San José, Costa Rica, since 1956

Tulululu Pasa... May Pole Party is Big Draw

BLUEFIELDS – Originally a Pagan celebration of fertility dating back to Medieval England, the May Pole tradition was introduced to the Caribbean port town of Bluefields by British pirates in the early 19th century.

Over the years, the celebration has become mixed with local expressions, rhythms and movements to evolve into the sensuous – and often sexually explicit – dance that it is today.

The annual May Pole festival in Bluefields, celebrated every year during the last weekend of May, is the Caribbean Coast’s most important cultural event of the year, bringing together dancers from nearby towns, the Corn Islands, the Pearl Keys, and as far north as Puerto Cabezas, in the North Atlantic Autonomous Region (RAAS).

The weekend celebration will be complete with a local regatta, a hípica horse parade, a gastronomical fair, live music concerts, a pageant to crown “Miss May Pole,” and – of course – the main attraction: the May Pole dance-parade, known as “Tulululu Pasa.”

The May Pole parade, named after the song that people sing while dancing the May Pole, pits various neighborhoods against each other in a competition of dance and costume.

Each participating neighborhood has its own colorful costumes, usually something to represent the rains and fertility of Spring and the phallic prowess of man.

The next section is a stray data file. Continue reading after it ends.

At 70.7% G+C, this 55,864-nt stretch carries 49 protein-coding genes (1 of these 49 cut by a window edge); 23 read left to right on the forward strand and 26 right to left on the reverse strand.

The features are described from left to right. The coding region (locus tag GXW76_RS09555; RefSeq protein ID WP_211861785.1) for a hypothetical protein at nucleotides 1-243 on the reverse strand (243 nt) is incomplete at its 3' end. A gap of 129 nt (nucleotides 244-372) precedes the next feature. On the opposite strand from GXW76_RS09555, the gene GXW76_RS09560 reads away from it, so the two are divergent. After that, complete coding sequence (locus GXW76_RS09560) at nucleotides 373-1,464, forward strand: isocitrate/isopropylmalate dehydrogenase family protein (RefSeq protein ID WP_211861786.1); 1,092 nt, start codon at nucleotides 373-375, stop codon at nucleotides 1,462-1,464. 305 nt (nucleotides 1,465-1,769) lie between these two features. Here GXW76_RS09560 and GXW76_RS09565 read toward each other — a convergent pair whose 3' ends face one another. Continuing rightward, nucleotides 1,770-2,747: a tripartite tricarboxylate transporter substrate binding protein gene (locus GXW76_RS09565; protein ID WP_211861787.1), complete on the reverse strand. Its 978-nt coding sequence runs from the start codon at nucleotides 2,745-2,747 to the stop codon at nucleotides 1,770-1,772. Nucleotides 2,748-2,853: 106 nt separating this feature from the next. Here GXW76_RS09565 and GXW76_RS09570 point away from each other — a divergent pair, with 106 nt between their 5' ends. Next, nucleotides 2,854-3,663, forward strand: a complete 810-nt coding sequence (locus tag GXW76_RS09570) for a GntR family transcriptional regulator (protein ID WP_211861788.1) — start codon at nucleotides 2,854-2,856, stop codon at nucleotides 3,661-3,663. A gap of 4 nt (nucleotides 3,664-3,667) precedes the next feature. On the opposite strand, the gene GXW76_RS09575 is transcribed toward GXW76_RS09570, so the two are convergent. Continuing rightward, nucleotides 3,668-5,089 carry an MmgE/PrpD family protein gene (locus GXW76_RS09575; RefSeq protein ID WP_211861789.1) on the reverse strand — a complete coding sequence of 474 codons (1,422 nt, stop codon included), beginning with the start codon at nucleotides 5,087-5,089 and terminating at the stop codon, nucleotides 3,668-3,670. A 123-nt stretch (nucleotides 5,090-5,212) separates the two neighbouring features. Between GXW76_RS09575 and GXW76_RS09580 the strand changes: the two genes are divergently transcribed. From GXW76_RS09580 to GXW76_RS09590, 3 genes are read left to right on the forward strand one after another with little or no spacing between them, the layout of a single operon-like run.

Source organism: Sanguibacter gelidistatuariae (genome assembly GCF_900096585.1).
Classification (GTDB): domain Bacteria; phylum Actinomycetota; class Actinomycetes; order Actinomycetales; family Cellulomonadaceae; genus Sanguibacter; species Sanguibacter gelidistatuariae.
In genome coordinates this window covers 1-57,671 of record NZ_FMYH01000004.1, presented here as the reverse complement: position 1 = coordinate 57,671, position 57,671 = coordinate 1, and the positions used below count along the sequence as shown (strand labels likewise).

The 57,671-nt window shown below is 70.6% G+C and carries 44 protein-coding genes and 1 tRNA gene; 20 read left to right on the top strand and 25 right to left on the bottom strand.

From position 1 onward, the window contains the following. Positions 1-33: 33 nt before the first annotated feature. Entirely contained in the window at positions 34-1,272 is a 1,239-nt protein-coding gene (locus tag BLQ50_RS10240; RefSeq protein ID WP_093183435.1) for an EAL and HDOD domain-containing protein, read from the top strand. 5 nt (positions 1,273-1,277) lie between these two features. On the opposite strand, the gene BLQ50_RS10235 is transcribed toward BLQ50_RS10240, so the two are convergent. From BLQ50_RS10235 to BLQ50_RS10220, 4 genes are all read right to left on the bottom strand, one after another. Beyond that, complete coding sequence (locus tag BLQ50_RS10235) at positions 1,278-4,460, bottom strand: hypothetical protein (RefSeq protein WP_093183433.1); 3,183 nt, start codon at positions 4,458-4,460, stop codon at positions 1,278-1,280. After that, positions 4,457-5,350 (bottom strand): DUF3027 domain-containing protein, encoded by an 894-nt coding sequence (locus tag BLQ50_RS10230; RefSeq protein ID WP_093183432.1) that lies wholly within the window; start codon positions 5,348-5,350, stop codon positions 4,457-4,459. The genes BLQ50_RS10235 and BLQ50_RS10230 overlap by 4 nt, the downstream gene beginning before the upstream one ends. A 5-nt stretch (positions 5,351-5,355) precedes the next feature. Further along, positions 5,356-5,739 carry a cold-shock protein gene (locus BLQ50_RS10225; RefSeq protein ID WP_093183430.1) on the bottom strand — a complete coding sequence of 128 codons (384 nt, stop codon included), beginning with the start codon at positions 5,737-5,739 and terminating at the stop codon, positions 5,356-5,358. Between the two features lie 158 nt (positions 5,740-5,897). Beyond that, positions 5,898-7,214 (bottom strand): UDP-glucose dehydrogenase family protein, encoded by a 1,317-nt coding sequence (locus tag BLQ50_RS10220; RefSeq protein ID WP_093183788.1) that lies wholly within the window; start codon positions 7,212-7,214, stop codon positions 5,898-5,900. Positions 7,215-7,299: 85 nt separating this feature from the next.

The Tulululu song, which has been made widely popular by Bluefields music group Dimensión Costeña, inspires different dance steps from different people.

The older May Pole participants usually carry branches with fruit tied to it to represent fruit trees. The branches are held up on the street while the participants dance around, giving thanks for nature’s bounty.

But with the younger dancers, the message of nature seems to be more about the birds and bees rather than oranges and mangos.

The aggressive, sexual nature of the dancing also rattles the sensibilities of some of the local elders, who claim the celebration has become too raunchy in recent years.

“It’s an abomination,” says Elizabeth Forbes, the town’s local historian, known simply as “Miss Lizzy.”

The dance and music, Miss Lizzy explained, is supposed to be sensual, deliberate and suggestive, without all the grinding.

“Lately, I find things are getting out of hand,” she laments.


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